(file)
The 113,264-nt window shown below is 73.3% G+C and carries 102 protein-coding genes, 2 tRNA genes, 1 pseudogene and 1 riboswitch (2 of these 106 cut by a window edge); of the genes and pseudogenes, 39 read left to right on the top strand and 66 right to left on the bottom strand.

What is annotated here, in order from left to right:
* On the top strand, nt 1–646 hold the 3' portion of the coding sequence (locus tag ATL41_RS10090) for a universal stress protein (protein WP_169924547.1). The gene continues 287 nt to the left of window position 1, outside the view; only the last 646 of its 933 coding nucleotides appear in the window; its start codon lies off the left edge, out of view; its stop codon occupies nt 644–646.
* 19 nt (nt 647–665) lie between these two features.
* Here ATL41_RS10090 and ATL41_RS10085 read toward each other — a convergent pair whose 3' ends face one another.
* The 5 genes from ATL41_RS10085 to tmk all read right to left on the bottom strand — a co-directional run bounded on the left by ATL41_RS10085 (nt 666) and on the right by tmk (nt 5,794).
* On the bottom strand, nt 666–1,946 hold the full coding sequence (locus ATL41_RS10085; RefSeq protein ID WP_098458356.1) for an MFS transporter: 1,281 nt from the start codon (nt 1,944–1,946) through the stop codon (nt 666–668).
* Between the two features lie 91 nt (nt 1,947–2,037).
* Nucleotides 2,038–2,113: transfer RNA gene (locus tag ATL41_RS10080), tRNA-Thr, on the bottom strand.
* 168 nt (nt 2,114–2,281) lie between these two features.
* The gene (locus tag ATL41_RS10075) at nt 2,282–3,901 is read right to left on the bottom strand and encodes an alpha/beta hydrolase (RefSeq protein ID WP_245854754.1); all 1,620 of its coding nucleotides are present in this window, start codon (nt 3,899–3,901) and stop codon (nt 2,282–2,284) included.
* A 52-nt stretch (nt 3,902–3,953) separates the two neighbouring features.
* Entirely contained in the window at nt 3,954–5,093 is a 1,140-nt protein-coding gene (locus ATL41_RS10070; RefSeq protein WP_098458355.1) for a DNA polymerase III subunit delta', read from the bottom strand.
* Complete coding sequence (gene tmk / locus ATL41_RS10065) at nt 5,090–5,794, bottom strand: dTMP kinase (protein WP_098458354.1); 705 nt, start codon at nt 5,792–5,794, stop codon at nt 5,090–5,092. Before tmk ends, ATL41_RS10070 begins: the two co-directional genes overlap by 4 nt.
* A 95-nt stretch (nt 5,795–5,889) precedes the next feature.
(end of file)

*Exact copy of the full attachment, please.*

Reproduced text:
The 113,264-nt window shown below is 73.3% G+C and carries 102 protein-coding genes, 2 tRNA genes, 1 pseudogene and 1 riboswitch (2 of these 106 cut by a window edge); of the genes and pseudogenes, 39 read left to right on the top strand and 66 right to left on the bottom strand.

What is annotated here, in order from left to right:
* On the top strand, nt 1–646 hold the 3' portion of the coding sequence (locus tag ATL41_RS10090) for a universal stress protein (protein WP_169924547.1). The gene continues 287 nt to the left of window position 1, outside the view; only the last 646 of its 933 coding nucleotides appear in the window; its start codon lies off the left edge, out of view; its stop codon occupies nt 644–646.
* 19 nt (nt 647–665) lie between these two features.
* Here ATL41_RS10090 and ATL41_RS10085 read toward each other — a convergent pair whose 3' ends face one another.
* The 5 genes from ATL41_RS10085 to tmk all read right to left on the bottom strand — a co-directional run bounded on the left by ATL41_RS10085 (nt 666) and on the right by tmk (nt 5,794).
* On the bottom strand, nt 666–1,946 hold the full coding sequence (locus ATL41_RS10085; RefSeq protein ID WP_098458356.1) for an MFS transporter: 1,281 nt from the start codon (nt 1,944–1,946) through the stop codon (nt 666–668).
* Between the two features lie 91 nt (nt 1,947–2,037).
* Nucleotides 2,038–2,113: transfer RNA gene (locus tag ATL41_RS10080), tRNA-Thr, on the bottom strand.
* 168 nt (nt 2,114–2,281) lie between these two features.
* The gene (locus tag ATL41_RS10075) at nt 2,282–3,901 is read right to left on the bottom strand and encodes an alpha/beta hydrolase (RefSeq protein ID WP_245854754.1); all 1,620 of its coding nucleotides are present in this window, start codon (nt 3,899–3,901) and stop codon (nt 2,282–2,284) included.
* A 52-nt stretch (nt 3,902–3,953) separates the two neighbouring features.
* Entirely contained in the window at nt 3,954–5,093 is a 1,140-nt protein-coding gene (locus ATL41_RS10070; RefSeq protein WP_098458355.1) for a DNA polymerase III subunit delta', read from the bottom strand.
* Complete coding sequence (gene tmk / locus ATL41_RS10065) at nt 5,090–5,794, bottom strand: dTMP kinase (protein WP_098458354.1); 705 nt, start codon at nt 5,792–5,794, stop codon at nt 5,090–5,092. Before tmk ends, ATL41_RS10070 begins: the two co-directional genes overlap by 4 nt.
* A 95-nt stretch (nt 5,795–5,889) precedes the next feature.